233.5. (a) Each teacher shall endeavor to impress upon the minds of the pupils the principles of morality, truth, justice, patriotism, and a true comprehension of the rights, duties, and dignity of American citizenship, and the meaning of equality and human dignity, including the promotion of harmonious relations, kindness toward domestic pets and the humane treatment of living creatures, to teach them to avoid idleness, profanity, and falsehood, and to instruct them in manners and morals and the principles of a free government.
(b) Each teacher is also encouraged to create and foster an environment that encourages pupils to realize their full potential and that is free from discriminatory attitudes, practices, events, or activities, in order to prevent acts of hate violence, as defined in subdivision (e) of Section 233.
233.061 Required instruction —
(2) Members of the instructional staff of the public schools, subject to the rules and regulations of the commissioner, the state board, and the school board, shall teach efficiently and faithfully, using the books and materials required, following the prescribed courses of study, and employing approved methods of instruction, the following:
(j) Kindness to animals.
(a) When recommending instructional materials for use in the schools, each committee shall include only instructional materials that accurately portray the ethnic, socioeconomic, cultural, and racial diversity of our society, including men and women in professional, vocational, and executive roles, and the role and contributions of the entrepreneur and labor in the total development of this state and the United States.
(b) When recommending instructional materials for use in the schools, each committee shall include only materials which
accurately portray, whenever appropriate, humankind’s place in ecological systems, including the necessity for the protection of our environment and conservation of our natural resources and the effects on the human system of the use of tobacco, alcohol, controlled substances, and other dangerous substances.
(c) When recommending instructional materials for use in the schools, each committee shall require such materials as it deems necessary and proper to encourage thrift, fire prevention, and humane treatment of people and animals.
(d) When recommending instructional materials for use in the schools, each committee shall require, when appropriate to the comprehension of pupils, that materials for social science, history, or civics classes contain the Declaration of Independence and the Constitution of the United States. No instructional materials shall be recommended by any committee for use in the schools which contain any matter reflecting unfairly upon persons because of their race, color, creed, national origin, ancestry, gender, or occupation.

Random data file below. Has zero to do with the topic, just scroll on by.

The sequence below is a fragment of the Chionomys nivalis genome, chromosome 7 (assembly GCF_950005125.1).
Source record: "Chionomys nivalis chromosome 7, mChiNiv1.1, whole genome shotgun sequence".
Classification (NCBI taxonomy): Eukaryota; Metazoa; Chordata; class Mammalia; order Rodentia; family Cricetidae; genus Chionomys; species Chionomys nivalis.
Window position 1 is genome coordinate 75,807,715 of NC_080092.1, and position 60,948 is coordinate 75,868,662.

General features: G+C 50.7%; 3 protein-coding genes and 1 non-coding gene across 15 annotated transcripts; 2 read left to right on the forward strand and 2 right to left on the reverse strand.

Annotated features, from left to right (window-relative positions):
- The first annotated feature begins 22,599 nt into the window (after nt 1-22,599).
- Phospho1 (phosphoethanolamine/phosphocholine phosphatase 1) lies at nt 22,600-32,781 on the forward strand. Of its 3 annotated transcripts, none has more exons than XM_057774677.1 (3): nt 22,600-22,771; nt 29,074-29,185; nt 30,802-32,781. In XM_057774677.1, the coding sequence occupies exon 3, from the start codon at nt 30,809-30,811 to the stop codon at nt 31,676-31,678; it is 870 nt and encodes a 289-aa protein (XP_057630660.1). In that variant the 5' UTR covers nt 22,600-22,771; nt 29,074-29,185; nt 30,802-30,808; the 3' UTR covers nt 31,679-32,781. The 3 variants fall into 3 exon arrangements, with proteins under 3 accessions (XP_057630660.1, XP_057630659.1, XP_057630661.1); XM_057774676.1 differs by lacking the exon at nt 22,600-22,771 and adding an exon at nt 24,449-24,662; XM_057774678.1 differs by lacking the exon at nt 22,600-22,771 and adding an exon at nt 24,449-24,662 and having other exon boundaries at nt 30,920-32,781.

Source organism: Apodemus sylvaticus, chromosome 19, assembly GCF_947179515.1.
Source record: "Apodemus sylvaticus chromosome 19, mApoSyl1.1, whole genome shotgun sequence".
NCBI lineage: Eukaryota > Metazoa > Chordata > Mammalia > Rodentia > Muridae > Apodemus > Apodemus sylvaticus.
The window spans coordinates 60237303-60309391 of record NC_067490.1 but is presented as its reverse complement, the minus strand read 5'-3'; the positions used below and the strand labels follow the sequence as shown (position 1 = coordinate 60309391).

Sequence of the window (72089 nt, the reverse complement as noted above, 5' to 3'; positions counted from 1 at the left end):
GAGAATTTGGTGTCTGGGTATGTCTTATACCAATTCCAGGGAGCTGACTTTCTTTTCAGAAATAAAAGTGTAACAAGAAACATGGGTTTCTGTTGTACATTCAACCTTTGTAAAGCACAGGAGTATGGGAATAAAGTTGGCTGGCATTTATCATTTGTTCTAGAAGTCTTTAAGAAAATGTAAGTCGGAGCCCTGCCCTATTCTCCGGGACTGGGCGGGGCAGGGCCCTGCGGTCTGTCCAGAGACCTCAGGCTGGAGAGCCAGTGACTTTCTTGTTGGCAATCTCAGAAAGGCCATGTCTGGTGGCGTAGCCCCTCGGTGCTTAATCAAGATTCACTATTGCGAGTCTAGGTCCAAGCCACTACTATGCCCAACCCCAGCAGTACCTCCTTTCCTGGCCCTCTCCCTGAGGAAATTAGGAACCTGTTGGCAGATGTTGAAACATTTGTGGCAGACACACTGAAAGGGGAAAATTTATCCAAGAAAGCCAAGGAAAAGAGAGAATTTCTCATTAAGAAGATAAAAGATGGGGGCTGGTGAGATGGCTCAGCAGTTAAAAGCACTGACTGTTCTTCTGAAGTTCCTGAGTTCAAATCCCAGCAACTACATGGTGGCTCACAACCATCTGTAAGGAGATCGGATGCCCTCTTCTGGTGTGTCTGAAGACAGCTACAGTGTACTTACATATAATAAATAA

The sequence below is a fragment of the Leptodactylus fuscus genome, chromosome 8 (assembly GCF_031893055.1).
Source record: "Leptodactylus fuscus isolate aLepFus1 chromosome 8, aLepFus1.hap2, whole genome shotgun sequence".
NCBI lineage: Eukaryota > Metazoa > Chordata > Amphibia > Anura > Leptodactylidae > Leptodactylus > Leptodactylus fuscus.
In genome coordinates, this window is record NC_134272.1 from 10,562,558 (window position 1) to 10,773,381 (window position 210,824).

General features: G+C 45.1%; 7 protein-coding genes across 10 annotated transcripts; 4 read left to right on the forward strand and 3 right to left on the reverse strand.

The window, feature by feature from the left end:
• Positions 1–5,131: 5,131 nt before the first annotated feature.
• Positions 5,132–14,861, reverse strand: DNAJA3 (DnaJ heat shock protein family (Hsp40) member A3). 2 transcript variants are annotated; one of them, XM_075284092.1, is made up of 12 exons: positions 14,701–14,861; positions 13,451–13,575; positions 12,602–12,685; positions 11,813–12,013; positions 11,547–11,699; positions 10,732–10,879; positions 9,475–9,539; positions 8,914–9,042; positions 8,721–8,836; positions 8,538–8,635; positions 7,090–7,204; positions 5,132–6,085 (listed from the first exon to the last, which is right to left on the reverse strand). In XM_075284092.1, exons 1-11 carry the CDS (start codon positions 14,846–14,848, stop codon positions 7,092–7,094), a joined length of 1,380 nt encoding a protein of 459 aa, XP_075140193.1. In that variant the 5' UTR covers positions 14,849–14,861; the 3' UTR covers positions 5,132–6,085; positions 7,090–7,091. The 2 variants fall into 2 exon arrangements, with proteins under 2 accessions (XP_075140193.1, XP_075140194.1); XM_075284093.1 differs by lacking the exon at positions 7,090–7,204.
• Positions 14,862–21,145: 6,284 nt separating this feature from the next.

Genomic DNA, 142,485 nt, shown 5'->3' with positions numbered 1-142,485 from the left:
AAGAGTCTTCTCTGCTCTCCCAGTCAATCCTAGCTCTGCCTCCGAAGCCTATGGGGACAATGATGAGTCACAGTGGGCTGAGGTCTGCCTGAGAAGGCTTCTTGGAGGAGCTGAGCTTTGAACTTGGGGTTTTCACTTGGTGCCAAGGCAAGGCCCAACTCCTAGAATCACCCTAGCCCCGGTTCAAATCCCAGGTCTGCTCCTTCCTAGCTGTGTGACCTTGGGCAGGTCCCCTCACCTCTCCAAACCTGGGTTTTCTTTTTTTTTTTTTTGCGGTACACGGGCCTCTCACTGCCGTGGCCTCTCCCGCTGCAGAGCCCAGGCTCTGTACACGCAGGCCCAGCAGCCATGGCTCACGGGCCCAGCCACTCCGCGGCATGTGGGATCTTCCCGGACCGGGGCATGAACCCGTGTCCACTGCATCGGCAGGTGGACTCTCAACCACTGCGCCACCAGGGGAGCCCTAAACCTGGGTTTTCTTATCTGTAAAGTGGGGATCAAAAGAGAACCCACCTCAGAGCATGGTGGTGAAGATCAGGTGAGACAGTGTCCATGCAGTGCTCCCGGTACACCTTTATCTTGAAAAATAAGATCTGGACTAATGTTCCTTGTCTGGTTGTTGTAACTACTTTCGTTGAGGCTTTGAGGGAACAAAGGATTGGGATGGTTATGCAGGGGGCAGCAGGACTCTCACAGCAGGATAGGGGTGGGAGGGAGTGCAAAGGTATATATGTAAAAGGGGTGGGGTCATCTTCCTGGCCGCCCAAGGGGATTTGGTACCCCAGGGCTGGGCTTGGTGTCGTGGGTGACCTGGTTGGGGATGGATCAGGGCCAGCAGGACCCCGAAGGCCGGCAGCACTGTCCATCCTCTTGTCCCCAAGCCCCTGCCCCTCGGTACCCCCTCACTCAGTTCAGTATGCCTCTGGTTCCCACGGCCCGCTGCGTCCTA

History.–s. 709, ch. 19355, 1939; CGL 1940 Supp. 892(221); s. 9, ch. 59-282; s. 2, ch. 61-322; s. 6, ch. 67-181; ss. 15, 35, ch. 69-106; s. 1, ch. 69-300; s. 6, ch. 69-402; s. 1, ch. 72-51; s. 3, ch. 74-337; s. 4, ch. 78-323; ss. 3, 4, 5, ch. 81-56; ss. 1, 4, ch. 82-46; s. 2, ch. 83-265; s. 6, ch. 84-94; s. 67, ch. 84-336; s. 8, ch. 85-109; s. 1, ch. 89 189; s. 11, ch. 89-298; ss. 5, 15, 16, ch. 91-182; s. 5, ch. 91-429; s. 5, ch. 92-100; s. 1289, ch. 95-147; s. 3, ch. 97-285; s. 38, ch. 99-398.
(105 ILCS 5/27-13.1)
Sec. 27-13.1. In every public school there shall be instruction, study and discussion of current problems and needs in the conservation of natural resources, including but not limited to air pollution, water pollution, waste reduction and recycling, the effects of excessive use of pesticides, preservation of wilderness areas, forest management, protection of wildlife and humane care of domestic animals.
(Source: P.A. 86-229.)
(105 ILCS 5/27-14)
Sec. 27-14. Experiments upon animals.
No experiment upon any living animal for the purpose of demonstration in any study shall be made in any public school. No animal provided by, or killed in the presence of any pupil of a public school shall be used for dissection in such school, and in no case shall dogs or cats be killed for such purposes. Dissection of dead animals, or parts thereof, shall be confined to the classroom and shall not be practiced in the presence of any pupil not engaged in the study to be illustrated thereby.
(Source: Laws 1961, p. 31.)
(105 ILCS 5/27-15)
Sec. 27-15. Moral and humane education – In institute programs. The superintendent of each region and city shall include once each year moral and humane education in the program of the teachers’ institute which is held under his supervision.
(Source: P.A. 79-597.)
(105 ILCS 5/27-18)
Sec. 27-18. Arbor and bird day.
The Governor shall annually designate by official proclamation a day in the spring to be known as “Arbor and Bird Day,” to be observed throughout the State as a day for planting trees, shrubs and vines about public grounds, and as a day on which to hold appropriate exercises in the public schools and elsewhere tending to show the value of trees and birds and the necessity for their protection.